The Top 10 Biggest VMware Stories To Watch In 2022

From just how far VMware will spread its swings from Dell Technologies as an independent company to what type of acquisitions it will make, here’s ten of the most important stories to watch for in 2022 from VMware.

The ‘New Era’ Of VMware Begins

The “new era” of VMware has officially begun, said CEO Raghu Raghuram in late 2021 after Dell Technologies spun off its majority stake in the virtualization superstar.

This year marks the first year VMware will make decisions and strategic moves as an independent company since 2004. The Palo Alto, Calif.-based company has new leadership and a vision in 2022 to begin its march towards becoming the hybrid and multi-cloud worldwide leader.

Looking ahead into 2022, VMware will likely form new alliances and make strategic moves unlike anything we’ve seen in years as it’s no longer directly tethered to Dell Technologies.

“If you think about multi-cloud, what we really are saying is that we want to be the Switzerland of the industry. So if you want to be the Switzerland of the industry, then you want to be a standalone independent company, and that’s where we are headed,” Raghuram told CRN in late 2021. “It will allow partners that previously were competitors of Dell to now look at VMware with new life and say, ‘Hey, we can do strategic things with VMware.’ But at the same time, we have a fantastic relationship with Dell who we do tremendous amount of business with.”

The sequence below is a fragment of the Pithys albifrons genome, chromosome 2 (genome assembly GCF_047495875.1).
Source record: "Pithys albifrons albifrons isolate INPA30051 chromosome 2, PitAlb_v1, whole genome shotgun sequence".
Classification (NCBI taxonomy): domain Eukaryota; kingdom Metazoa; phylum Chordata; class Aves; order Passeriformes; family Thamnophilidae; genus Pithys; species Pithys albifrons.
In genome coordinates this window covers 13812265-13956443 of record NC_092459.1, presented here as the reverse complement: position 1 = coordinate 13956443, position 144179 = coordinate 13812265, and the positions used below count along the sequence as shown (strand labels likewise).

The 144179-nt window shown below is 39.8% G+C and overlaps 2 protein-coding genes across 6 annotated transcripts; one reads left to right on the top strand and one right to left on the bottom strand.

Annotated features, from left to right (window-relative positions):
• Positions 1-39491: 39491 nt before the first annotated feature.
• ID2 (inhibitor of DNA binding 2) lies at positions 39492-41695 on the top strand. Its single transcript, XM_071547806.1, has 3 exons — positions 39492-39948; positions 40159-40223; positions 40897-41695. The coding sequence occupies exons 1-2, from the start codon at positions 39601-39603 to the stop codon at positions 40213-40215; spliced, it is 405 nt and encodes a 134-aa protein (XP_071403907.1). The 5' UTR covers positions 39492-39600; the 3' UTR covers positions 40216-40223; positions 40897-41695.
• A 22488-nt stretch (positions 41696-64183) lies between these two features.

Here are the ten most important things VMware channel partners, customers and investors need to watch for in 2022, including just how far VMware will spread its wings from Dell as an independent entity.

10. What Hybrid And Multi-Cloud Acquisitions Lie Ahead In 2022?

Raghuram told CRN in September that his company is poised to make some acquisitions following its spin-off from Dell in November to accelerate VMware’s goal of becoming the multi-cloud software leader.

“So now there is a broader shareholder base and it also gives us flexibility to use equity, along with cash to do M&A,” said Raghuram.

VMware’s CEO said he expects the “frequency” of smaller acquisitions around the company’s multi-cloud strategy to pick up because VMware’s capital structure will become more flexible.

“Where we are today in our evolution is we are building out this multi-cloud portfolio that we’ve talked about. We will continue to acquire companies that fit into this portfolio,” said Raghuram in an interview with CRN. “So that’s where I expect the bulk of our [M&A] activity to come from. I expect continued activity with respect to small, tiny tuck-ins of companies as we see fit.”

This year, keep an eye out for VMware pulling the acquisition trigger on small hybrid or multi-cloud cloud specialists as well as potentially Software-as-a-Service (SaaS) vendors.